I’ll bet the lawyers who specialize in land use codes will make a killing, though. Bear in mind, while the state would impose this requirement, it’s the cities and counties that will get stuck with the costs of implementing and enforcing it. I don’t even know what to say.

Example three:

A Texas Senate committee approved a bill Saturday that would outlaw local restrictions on using a cellphone while driving.

Senate Bill 15 would pre-empt local ordinances on mobile phone usage, effectively rolling back provisions in more than 40 Texas cities that currently post hands-free ordinances stricter than the statewide texting ban. That measure now heads to the full Senate. It was one of several items the Senate Business and Commerce Committee took up Saturday that target local regulations and ordinances.

That committee also passed a bill that would require women to pay a separate premium for insurance coverage of an abortion that is not considered medically necessary.

Gov. Greg Abbott has argued that stricter local cellphone ordinances make for a confusing “patchwork” of regulations across the state, leaving drivers confused as they navigate between areas with different rules. Opponents of SB 15, including police officers from San Antonio and Austin who testified against the measure on Saturday, argue that the state should not pre-empt city ordinances that make people safer.

State Sen. Judith Zaffirini, D-Laredo, the Senate sponsor of the statewide texting-while-driving ban that goes into effect in September, said SB 15 would be a “huge step back.”

“I’ve never cried as a senator,” said Zaffirini, a senator since 1987. If this passes, “I think I would cry.”

The committee vote on SB 15 was 7-2.

The Buckingham bill was not voted on in committee, with some comments from the author that it could get reworked. Call me crazy, but maybe this is the sort of thing that needs a more deliberate process, if only to see if there is any legitimate purpose for it. If there’s one bit of good news in all this, it’s that the general insider belief is that most of Abbott’s agenda won’t get passed. There’s still plenty of room for damage even if only a few of his items make it through. The House offers the better chance of non-action, so let your representative know what you think.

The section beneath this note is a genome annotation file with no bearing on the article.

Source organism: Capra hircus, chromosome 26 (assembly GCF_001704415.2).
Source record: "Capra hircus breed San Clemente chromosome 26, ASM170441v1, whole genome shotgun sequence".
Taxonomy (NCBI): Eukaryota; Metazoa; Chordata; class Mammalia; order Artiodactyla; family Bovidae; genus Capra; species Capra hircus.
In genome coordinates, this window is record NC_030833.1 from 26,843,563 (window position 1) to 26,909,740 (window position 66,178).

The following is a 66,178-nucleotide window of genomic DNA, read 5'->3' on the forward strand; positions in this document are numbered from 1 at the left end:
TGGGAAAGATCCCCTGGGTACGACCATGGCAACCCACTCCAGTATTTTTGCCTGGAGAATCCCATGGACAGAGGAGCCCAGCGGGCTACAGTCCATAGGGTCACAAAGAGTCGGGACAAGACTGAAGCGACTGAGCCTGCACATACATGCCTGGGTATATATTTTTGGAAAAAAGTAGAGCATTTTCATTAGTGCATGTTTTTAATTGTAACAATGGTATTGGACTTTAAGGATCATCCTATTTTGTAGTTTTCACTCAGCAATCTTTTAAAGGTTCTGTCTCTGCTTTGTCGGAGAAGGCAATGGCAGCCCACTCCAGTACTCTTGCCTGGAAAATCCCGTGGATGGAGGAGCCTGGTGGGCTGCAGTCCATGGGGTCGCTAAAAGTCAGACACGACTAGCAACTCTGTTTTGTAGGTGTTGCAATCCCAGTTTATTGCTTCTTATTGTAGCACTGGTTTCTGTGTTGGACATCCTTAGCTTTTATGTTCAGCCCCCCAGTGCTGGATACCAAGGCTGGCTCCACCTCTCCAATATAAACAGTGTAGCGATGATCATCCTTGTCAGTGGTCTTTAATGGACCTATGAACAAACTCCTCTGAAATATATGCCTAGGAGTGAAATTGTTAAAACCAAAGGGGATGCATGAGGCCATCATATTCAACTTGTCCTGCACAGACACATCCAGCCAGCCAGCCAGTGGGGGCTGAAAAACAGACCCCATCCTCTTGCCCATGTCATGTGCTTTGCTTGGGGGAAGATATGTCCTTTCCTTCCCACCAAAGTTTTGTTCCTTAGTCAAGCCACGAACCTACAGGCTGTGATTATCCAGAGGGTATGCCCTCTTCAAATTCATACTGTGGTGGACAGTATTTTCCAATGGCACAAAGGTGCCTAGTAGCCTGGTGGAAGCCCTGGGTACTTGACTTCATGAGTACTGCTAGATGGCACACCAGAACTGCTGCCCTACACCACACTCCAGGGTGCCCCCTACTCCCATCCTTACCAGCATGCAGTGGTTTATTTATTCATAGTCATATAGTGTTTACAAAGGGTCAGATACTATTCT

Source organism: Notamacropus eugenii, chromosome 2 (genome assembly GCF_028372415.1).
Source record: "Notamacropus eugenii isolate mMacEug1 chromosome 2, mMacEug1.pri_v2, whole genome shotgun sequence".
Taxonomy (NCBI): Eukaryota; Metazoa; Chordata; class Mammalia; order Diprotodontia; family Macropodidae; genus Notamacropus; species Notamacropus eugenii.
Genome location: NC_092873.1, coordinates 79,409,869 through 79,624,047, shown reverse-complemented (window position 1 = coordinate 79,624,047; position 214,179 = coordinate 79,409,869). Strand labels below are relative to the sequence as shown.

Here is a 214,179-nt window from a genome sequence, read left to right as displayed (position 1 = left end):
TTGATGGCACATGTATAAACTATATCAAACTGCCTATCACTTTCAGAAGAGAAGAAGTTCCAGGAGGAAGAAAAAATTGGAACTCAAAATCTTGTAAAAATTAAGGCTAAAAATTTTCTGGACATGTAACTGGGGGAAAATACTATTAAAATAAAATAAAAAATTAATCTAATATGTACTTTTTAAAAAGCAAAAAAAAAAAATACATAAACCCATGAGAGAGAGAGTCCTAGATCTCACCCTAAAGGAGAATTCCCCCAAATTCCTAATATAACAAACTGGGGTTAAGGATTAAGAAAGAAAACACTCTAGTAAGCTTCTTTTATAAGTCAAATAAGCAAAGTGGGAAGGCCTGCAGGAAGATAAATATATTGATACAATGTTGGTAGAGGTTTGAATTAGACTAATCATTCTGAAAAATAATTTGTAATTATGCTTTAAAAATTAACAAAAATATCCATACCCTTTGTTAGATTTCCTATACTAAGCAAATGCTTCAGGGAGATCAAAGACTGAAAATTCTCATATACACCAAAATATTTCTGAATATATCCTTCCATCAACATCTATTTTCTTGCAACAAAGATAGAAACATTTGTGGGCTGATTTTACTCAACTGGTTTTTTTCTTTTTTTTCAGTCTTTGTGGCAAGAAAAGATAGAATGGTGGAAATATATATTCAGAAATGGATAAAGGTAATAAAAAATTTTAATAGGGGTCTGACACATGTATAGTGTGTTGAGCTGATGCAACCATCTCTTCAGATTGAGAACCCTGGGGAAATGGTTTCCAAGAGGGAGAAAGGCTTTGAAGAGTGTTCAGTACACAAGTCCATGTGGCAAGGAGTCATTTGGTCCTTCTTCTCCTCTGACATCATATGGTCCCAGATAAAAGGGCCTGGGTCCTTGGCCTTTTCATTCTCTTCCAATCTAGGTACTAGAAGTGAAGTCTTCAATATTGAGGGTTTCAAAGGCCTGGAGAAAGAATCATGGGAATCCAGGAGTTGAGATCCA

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5 Comments

  1. Robbie Westmoreland says:

    I am very excited for the prospect of Chapter 9 bankruptcies to become common in Texas over the next few years as increasing state restrictions on the abilities of local government entities to raise and spend money are enacted. The growth opportunities in the legal field will be truly impressive.
    Of course, all of the private businesses that do work for local government entities will suffer as they are increasingly not paid for that work, but there are winners and losers in the free market.

  2. Ross says:

    I don’t have any issue with not allowing political subdivisions to make their own cell phone, or any other driving safety, rules. I could almost accept it if the political subdivisions that adopt those laws are required to put a warning on every speed limit sign within the boundaries of the entity that states the law is in place. It is unreasonable to expect everyone who passes through a political subdivision to familiarize themselves with all of the laws that might affect them.

    I would be very happy to see a law that requires that existing property owners be grandfathered when new land use and building rules are put in place. That would have prevented supporters of the Houston Historic District ordinance from enforcing their aesthetic values on people who never agreed to those restrictions. Same thing with zoning changes like the one in Dallas that forced a long term car repair shop to move, so others could do what they wanted with the property after a zoning change.

  3. Bill Daniels says:

    Robbie,

    Why would there be a need for bankruptcy? I know how to budget. If I can do it, why can’t a city do it, too? Figure out how much you have, then spend less than that. Period. End of story. Does that mean police and fire need to be cut?

    Stop mowing the parks and lock the Gates? Turn off streetlights? Government needs to live within its means.

    Cities go broke because they over promise and over spend. Houston’s underfunded pensions are an example of this.

    When I was in college I lived on ramen. Why? That’s what I could afford, and I’m not a welfare slug. Irresponsible cities do the equivalent of running up the charge card, hoping mom and dad will pay it off later. The state telling cities they can’t gouge the taxpayers any more is like mom and dad cutting off the credit card.

    Texas has a rainy day fund because they know how to budget. Don’t blame Texas for forcing cities to do the same.

  4. neither here nor there says:

    Bill, it would all be fine and dandy if the state imposed the same limitations on itself. In the not to distant future there will be Democrats in control, wonder how Hoot and Holler Texas will feel when they are told they have to do something they voted against?

  5. Bill Daniels says:

    @Ross:

    Great post, agree 100% with all of it.